The Court also upheld Holtrey's hostile work environment claim because he alleged the Defendant interfered with his FMLA rights by disclosing his confidential medical information to his coworkers and subordinates, which resulted in a work environment riddled with obscene gestures and jokes at his expense.  The Court concluded that this sufficiently alleged that this altered his work conditions.

FMLA Retaliation

To succeed on an FMLA retaliation claim, an employee must demonstrate that her employer intentionally discriminated against her in the form of an adverse employment action for having exercised an FMLA right.  To sufficiently allege a retaliation claim, the employee must show, "1) he engaged in a statutorily protected activity; 2) he suffered an adverse employment decision; and 3) the decision was causally related to the protected activity.  The parties squared over the second element.

As with retaliation claims under Title VII, a challenged employment action is "materially adverse" if it well might have dissuaded a reasonable worker from making or supporting a claim under the FMLA.  Holtrey alleged that Defendant's disclosure of his confidential FMLA information constitutes a materially adverse action because it resulted in his co-workers making repeated and frequent jokes and obscene gestures about his condition.  The Court further stated, "at this early stage of litigation, the Court is hard-pressed to find that disclosing confidential medical information about an individual's genito-urinary system to that employee's coworkers and subordinates does not materially affect his working conditions.

The case is  Holtrey v. Collier County Bd. of Commissioners


Monday, January 23, 2017

Can I Be Fired for by my Employer for My Politics?

The recent presidential election has been nothing short of a lightning rod, sparking huge protests across the nation this past weekend and many people took to social media to vent their opinions and frustrations.  How are employee's political stances and opinions protected in the workplace?  It depends (typical lawyer response, but I'll explain below).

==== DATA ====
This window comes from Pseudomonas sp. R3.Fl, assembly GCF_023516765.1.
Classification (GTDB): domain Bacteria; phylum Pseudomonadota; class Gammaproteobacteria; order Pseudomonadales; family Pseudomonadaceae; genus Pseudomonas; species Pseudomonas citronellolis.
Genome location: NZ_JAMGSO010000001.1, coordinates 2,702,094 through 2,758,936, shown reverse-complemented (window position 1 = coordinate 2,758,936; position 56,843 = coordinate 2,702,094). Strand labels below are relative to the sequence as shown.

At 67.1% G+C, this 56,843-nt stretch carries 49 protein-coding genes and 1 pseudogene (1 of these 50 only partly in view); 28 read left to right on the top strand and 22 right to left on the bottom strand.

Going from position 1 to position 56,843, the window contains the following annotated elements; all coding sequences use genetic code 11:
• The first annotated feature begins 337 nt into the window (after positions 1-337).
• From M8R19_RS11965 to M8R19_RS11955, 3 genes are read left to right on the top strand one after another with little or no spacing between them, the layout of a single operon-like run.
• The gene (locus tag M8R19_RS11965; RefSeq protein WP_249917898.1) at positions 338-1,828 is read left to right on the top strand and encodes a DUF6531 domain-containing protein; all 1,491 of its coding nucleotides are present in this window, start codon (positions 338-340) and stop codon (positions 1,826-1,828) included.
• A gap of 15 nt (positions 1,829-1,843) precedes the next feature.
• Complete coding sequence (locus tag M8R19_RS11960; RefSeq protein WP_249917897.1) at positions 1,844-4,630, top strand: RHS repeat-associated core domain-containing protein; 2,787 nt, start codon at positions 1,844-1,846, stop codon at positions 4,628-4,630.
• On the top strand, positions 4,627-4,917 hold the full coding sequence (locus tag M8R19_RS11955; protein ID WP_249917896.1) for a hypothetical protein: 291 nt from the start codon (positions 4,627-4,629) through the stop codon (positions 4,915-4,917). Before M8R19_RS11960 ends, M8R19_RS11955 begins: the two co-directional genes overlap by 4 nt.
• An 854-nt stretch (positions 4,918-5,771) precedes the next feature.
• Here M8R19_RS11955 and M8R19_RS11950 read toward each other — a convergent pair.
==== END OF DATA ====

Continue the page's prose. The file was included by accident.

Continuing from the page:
First Amendment Protection

The most obvious argument people like to make is that their political speech is protected by the First Amendment of the Constitution.  Well, not really, unless you work in the public sector as the First Amendment prohibits the GOVERNMENT'S restriction on free speech, not private employers.

National Labor Relations Act (NLRA)

The NLRA is a federal labor law that does not only apply to union members (but does only apply to non-supervisory employees) and Section 7 of the NLRA provides that “[e]mployees shall have the right . . . to engage in . . . concerted activities for the purpose of . . . mutual aid or protection.”  Thus, if an employee(s) engages in conduct to attempt to improve workplace conditions and the workplace generally for them and their coworkers, then it may be a violation if an employer retaliates against employees who do this.  So, for example, if an employee advocates or participates in political activities such as marches and protests for things like paid sick leave, a living wage, etc, then it will more than likely be held unlawful to be disciplined or terminated for these activities.

Anti-Discrimination Laws

Some political issues relate to employees' protected class status such as their sex, race, national origin, religion, etc.  If employees engage in impassioned talk about these things, they could be considered harassing and even as creating a hostile work environment, depending on the situation.  Thus, employers can, in those circumstances, regulate employee's speech in the workplace.

Wednesday, January 18, 2017

NLRB Holds Employer's Work Rule Prohibiting 'Insubordination Or Other Disrespectful Conduct’ And ‘Boisterous Or Other Disruptive Activity In The Workplace’ Violated Section 7 of NLRA

In what many will call the National Labor Relation Board's ("NLRB") continued broad expansion of Section 7 of the National Labor Relations Act ("NLRA"), the Board upheld an administrative law judge's decision holding that an employee’s call to his coworker to warn him that his job was in jeopardy was an inherently "concerted protected activity" and that the employer violated Section 8(a)(1) of the Act by discharging the employee for this activity because their policy would "reasonably construe" their employees to prohibit Section 7 activity.